Here and there – Populism in Henry IV

 

Clowns have a licence to go over the top with their audience.  That is an essential part of their schtick.  The populist tends to be amoral.  He – it looks to be in the male domain – can joke about his lack of candour. He exults in his capacity to thrill his audience – whom he despises – by going flagrantly over the top.

So, when this loose behavior I throw off
And pay the debt I never promised,
By how much better than my word I am,
By so much shall I falsify men’s hopes;
And like bright metal on a sullen ground,
My reformation, glittering o’er my fault,
Shall show more goodly and attract more eyes
Than that which hath no foil to set it off.
I’ll so offend, to make offence a skill;
Redeeming time when men think least I will.  (Henry IV, Part I, 1.2.212 ff)

It is so cold blooded, it takes your breath away.  But that is the hallmark and thick skin of the con man.  He will turn giving offence into an art – and be applauded by his audience.  (The Everyman says that ‘Redeeming time’ is a reference to Ephesians 5:7 ff: ‘Be not ye therefore partakers with them, for ye were sometimes darkness, but now ye are light in the Lord….Redeeming time because the days are evil.’)

Well, if a king could say ‘L’état, c’est moi’, the leader of the people can say: ‘Touch not me – I am the people.’  The French Revolution would see the glorification of le peuple, and ideologues of a certain caste glory in the term ‘the masses’.

No, my good lord; banish Peto,
banish Bardolph, banish Poins: but for sweet Jack
Falstaff, kind Jack Falstaff, true Jack Falstaff,
valiant Jack Falstaff, and therefore more valiant,
being, as he is, old Jack Falstaff, banish not him
thy Harry’s company, banish not him thy Harry’s
company: banish plump Jack, and banish all the world.  (2.4.474 ff)

And then the prince says he is up to it in words that make the Godfather look like a croquet player.

I do.  I will.

Is he the coldest prince you ever saw?

Well, the king, his father is past all that.  His wild days are behind him.  He will not be ‘so stale and cheap to vulgar company’ (3.2.41). He can lecture his wayward son on debasing the majesty and mystique of the Crown.

By being seldom seen, I could not stir
But like a comet I was wonder’d at;
That men would tell their children ‘This is he;’
Others would say ‘Where, which is Bolingbroke?’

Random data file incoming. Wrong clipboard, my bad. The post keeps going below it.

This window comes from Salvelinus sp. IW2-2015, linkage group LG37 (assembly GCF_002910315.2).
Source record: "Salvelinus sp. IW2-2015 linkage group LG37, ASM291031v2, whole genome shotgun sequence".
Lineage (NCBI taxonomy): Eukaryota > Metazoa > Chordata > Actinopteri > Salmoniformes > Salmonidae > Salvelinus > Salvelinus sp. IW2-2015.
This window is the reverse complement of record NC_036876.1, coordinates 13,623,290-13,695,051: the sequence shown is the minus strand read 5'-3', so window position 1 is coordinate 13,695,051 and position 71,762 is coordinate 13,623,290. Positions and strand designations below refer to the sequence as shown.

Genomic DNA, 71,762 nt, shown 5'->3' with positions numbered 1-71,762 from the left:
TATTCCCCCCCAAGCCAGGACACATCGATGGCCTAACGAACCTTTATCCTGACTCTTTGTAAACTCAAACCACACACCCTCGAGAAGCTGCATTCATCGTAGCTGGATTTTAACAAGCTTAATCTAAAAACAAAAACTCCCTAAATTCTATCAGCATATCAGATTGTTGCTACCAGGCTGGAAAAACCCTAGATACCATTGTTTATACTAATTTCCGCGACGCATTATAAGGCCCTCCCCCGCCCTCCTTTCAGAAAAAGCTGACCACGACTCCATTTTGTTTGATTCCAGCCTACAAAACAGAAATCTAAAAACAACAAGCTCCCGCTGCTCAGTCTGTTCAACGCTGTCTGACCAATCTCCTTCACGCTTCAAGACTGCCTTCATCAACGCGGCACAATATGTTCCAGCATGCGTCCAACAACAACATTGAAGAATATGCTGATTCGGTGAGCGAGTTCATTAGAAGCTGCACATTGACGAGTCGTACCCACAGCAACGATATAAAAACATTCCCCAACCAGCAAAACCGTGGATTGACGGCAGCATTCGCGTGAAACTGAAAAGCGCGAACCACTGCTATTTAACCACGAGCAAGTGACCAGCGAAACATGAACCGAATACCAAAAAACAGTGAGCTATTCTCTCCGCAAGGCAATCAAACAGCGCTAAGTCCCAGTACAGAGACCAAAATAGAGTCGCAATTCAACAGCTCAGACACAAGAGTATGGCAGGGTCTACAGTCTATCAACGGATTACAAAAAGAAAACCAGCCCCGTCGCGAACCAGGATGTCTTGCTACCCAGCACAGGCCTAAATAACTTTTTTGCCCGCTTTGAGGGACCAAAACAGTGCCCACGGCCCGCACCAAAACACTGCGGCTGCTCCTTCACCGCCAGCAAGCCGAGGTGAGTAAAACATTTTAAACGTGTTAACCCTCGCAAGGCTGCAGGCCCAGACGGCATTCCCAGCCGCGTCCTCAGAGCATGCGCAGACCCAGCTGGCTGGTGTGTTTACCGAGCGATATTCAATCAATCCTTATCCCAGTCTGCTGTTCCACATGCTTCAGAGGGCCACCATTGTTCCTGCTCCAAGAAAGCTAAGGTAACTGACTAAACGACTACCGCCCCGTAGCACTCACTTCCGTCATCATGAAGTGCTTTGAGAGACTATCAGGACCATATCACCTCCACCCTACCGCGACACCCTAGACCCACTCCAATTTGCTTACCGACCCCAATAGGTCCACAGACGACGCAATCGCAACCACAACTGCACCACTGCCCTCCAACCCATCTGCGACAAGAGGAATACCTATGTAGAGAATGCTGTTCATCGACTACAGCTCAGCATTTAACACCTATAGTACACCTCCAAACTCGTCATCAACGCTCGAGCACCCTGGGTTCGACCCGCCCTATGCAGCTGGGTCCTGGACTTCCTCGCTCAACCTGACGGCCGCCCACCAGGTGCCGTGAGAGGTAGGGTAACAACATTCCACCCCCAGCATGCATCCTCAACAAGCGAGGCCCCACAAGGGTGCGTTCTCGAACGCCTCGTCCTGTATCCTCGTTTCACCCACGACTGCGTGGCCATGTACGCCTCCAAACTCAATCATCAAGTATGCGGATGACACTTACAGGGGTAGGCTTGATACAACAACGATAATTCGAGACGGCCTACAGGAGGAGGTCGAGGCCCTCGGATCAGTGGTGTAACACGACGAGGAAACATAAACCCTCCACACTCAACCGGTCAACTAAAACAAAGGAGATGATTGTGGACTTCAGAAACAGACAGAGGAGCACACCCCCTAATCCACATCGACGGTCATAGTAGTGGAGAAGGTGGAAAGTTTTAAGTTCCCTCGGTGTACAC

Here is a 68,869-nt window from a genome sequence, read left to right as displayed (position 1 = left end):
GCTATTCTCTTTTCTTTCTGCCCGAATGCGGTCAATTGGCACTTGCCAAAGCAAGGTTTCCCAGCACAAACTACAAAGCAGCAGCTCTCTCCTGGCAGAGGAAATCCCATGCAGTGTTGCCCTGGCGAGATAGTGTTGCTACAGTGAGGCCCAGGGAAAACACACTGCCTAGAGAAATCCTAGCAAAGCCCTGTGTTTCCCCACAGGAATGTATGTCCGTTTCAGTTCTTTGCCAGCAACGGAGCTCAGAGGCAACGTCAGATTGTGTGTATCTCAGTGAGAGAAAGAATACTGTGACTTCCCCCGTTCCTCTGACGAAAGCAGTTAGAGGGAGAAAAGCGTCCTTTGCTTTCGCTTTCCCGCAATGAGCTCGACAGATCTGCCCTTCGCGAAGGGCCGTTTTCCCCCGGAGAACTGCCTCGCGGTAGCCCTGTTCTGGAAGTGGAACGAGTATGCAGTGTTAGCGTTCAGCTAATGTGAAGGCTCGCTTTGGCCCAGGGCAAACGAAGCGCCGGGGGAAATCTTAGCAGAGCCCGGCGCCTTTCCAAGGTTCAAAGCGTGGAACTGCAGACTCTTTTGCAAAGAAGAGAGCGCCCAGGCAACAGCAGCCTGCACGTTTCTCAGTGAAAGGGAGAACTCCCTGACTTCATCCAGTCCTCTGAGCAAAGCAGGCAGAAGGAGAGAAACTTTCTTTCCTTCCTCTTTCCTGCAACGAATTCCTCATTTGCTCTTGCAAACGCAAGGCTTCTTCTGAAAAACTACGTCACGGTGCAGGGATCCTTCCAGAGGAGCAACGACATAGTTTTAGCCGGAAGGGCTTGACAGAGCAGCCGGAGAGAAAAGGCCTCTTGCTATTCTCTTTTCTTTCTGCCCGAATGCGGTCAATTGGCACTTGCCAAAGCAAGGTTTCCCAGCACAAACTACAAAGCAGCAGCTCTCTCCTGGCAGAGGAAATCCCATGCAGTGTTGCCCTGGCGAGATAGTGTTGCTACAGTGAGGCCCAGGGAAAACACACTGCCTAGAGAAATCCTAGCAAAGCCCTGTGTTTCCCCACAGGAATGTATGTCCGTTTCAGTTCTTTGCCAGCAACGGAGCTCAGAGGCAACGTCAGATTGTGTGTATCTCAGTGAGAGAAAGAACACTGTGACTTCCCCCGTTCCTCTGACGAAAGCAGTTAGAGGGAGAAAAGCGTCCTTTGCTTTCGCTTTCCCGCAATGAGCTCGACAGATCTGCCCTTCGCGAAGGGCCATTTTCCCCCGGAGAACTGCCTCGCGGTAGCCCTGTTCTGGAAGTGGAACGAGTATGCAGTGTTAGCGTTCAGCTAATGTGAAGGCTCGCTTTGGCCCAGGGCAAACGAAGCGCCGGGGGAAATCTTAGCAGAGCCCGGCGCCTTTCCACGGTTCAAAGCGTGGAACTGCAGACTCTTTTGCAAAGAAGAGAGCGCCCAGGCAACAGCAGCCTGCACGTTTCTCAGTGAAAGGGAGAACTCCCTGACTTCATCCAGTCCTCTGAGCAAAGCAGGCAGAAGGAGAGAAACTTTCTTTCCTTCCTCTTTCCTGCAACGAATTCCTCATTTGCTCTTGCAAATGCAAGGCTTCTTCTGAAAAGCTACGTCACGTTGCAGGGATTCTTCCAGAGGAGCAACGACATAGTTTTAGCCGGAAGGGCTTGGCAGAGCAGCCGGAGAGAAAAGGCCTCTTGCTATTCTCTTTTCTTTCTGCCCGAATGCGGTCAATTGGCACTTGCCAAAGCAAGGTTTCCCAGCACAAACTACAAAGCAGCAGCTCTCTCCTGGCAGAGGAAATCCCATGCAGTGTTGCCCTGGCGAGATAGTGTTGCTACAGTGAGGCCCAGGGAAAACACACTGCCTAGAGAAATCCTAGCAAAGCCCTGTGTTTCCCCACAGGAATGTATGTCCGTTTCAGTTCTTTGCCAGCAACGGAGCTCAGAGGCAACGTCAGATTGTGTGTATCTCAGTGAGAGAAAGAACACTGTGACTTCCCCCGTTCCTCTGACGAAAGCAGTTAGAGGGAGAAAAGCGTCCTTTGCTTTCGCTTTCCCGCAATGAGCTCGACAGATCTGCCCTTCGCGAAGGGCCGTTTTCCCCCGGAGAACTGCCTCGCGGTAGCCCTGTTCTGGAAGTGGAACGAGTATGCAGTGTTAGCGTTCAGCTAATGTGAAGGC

And then I stole all courtesy from heaven,
And dress’d myself in such humility
That I did pluck allegiance from men’s hearts,
Loud shouts and salutations from their mouths,
Even in the presence of the crowned king.  (3.2.46 ff )

The problem with putting yourself in hock with the motley – when he ‘enfeoffed himself to popularity’ – is:

For thou has lost thy princely privilege

With vile participation. (3.2.69, 86-87)

That’s what happens when you are truant chivalry (5.1.94).

Unsurprisingly, the man Bolingbroke deposed had a different version.

Ourself and Bushy, Bagot here and Green
Observed his courtship to the common people;
How he did seem to dive into their hearts
With humble and familiar courtesy,
What reverence he did throw away on slaves,
Wooing poor craftsmen with the craft of smiles
And patient underbearing of his fortune,
As ’twere to banish their affects with him.
Off goes his bonnet to an oyster-wench…..(Richard II, 1.4.23 ff)

The populist needs more than a thick skin.  He needs more face than Myers.  When caught on a lie, he bluffs it out with pure front.

FALSTAFF: There is Percy: if your father will do me any honour, so; if not, let him kill the next Percy himself. I look to be either
earl or duke, I can assure you.

PRINCE: Why, Percy I killed myself and saw thee dead.

FALSTAFF: Didst thou? Lord, Lord, how this world is given to
lying! 

You can be gracious and condescending at the same time – especially if you went to the right school and bear the insignia of the establishment.  There is no harm in humouring the lower classes and you may get some fun between the sheets.

Thine, by yea and no, which is as much as to
say, as thou usest him, JACK FALSTAFF with my
familiars, JOHN with my brothers and sisters,
and SIR JOHN with all Europe.  (Part 2, 2.2.130)

But when it comes time to cast aside the disguise, you show no mercy.

I know thee not, old man: fall to thy prayers;
How ill white hairs become a fool and jester!
I have long dream’d of such a kind of man,
So surfeit-swell’d, so old and so profane;
But, being awaked, I do despise my dream.
…..
Presume not that I am the thing I was;
For God doth know, so shall the world perceive,
That I have turn’d away my former self;
So will I those that kept me company.  (5.5.48 ff)

And you utterly repudiate all your former comrades – even the most pathetic, like that portable lighthouse Bardolph.  Even unto death.

We should have all such offenders so cut off…(Henry V, 3.6.112).

If that means that the people will think that their leader has killed the heart of his closest companion (2.1.91), what boots it?  They are after all just the people.  But it is quite in order for the leader to beseech Almighty God not to take it out on him because his father broke the rules in laying his hands on the Crown.

Not to-day, O Lord,
O, not to-day, think not upon the fault
My father made in compassing the crown!
I Richard’s body have interred anew;
And on it have bestow’d more contrite tears
Than from it issued forced drops of blood….(4.1.297 ff)

The parallels with today are so obvious that they chill the blood.

 

 

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